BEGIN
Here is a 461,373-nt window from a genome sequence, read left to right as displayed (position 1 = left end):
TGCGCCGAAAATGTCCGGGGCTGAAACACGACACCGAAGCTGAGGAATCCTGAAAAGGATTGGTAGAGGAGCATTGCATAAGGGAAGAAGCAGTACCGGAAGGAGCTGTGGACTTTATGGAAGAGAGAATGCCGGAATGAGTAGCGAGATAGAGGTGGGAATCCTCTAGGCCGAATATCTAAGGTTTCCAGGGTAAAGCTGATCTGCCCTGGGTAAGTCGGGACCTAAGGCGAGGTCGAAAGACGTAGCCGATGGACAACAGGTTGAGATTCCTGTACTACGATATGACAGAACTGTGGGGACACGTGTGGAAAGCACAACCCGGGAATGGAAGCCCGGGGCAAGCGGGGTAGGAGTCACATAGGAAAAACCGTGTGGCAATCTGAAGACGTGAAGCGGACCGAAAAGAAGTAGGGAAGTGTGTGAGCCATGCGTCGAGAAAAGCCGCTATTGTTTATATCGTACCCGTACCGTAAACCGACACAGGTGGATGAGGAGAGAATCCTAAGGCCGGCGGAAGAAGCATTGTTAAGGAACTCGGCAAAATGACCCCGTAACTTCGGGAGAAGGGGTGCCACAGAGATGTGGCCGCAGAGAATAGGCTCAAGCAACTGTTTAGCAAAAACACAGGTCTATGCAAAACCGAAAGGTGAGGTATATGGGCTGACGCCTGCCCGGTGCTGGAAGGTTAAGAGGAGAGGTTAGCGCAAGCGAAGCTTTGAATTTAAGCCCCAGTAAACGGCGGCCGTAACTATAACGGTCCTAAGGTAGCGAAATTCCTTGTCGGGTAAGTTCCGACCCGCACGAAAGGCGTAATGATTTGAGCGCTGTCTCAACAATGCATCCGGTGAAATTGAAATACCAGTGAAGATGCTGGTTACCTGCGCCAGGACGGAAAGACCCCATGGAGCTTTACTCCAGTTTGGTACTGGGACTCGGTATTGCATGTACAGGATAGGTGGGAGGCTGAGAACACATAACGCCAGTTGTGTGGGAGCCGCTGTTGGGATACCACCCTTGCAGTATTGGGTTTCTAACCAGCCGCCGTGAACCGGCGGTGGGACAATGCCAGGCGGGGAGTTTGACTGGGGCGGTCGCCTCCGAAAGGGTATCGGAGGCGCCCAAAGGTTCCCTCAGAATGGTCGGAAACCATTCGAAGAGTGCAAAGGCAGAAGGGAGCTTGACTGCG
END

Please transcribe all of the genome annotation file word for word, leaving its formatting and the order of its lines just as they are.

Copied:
Here is a 461,373-nt window from a genome sequence, read left to right as displayed (position 1 = left end):
TGCGCCGAAAATGTCCGGGGCTGAAACACGACACCGAAGCTGAGGAATCCTGAAAAGGATTGGTAGAGGAGCATTGCATAAGGGAAGAAGCAGTACCGGAAGGAGCTGTGGACTTTATGGAAGAGAGAATGCCGGAATGAGTAGCGAGATAGAGGTGGGAATCCTCTAGGCCGAATATCTAAGGTTTCCAGGGTAAAGCTGATCTGCCCTGGGTAAGTCGGGACCTAAGGCGAGGTCGAAAGACGTAGCCGATGGACAACAGGTTGAGATTCCTGTACTACGATATGACAGAACTGTGGGGACACGTGTGGAAAGCACAACCCGGGAATGGAAGCCCGGGGCAAGCGGGGTAGGAGTCACATAGGAAAAACCGTGTGGCAATCTGAAGACGTGAAGCGGACCGAAAAGAAGTAGGGAAGTGTGTGAGCCATGCGTCGAGAAAAGCCGCTATTGTTTATATCGTACCCGTACCGTAAACCGACACAGGTGGATGAGGAGAGAATCCTAAGGCCGGCGGAAGAAGCATTGTTAAGGAACTCGGCAAAATGACCCCGTAACTTCGGGAGAAGGGGTGCCACAGAGATGTGGCCGCAGAGAATAGGCTCAAGCAACTGTTTAGCAAAAACACAGGTCTATGCAAAACCGAAAGGTGAGGTATATGGGCTGACGCCTGCCCGGTGCTGGAAGGTTAAGAGGAGAGGTTAGCGCAAGCGAAGCTTTGAATTTAAGCCCCAGTAAACGGCGGCCGTAACTATAACGGTCCTAAGGTAGCGAAATTCCTTGTCGGGTAAGTTCCGACCCGCACGAAAGGCGTAATGATTTGAGCGCTGTCTCAACAATGCATCCGGTGAAATTGAAATACCAGTGAAGATGCTGGTTACCTGCGCCAGGACGGAAAGACCCCATGGAGCTTTACTCCAGTTTGGTACTGGGACTCGGTATTGCATGTACAGGATAGGTGGGAGGCTGAGAACACATAACGCCAGTTGTGTGGGAGCCGCTGTTGGGATACCACCCTTGCAGTATTGGGTTTCTAACCAGCCGCCGTGAACCGGCGGTGGGACAATGCCAGGCGGGGAGTTTGACTGGGGCGGTCGCCTCCGAAAGGGTATCGGAGGCGCCCAAAGGTTCCCTCAGAATGGTCGGAAACCATTCGAAGAGTGCAAAGGCAGAAGGGAGCTTGACTGCG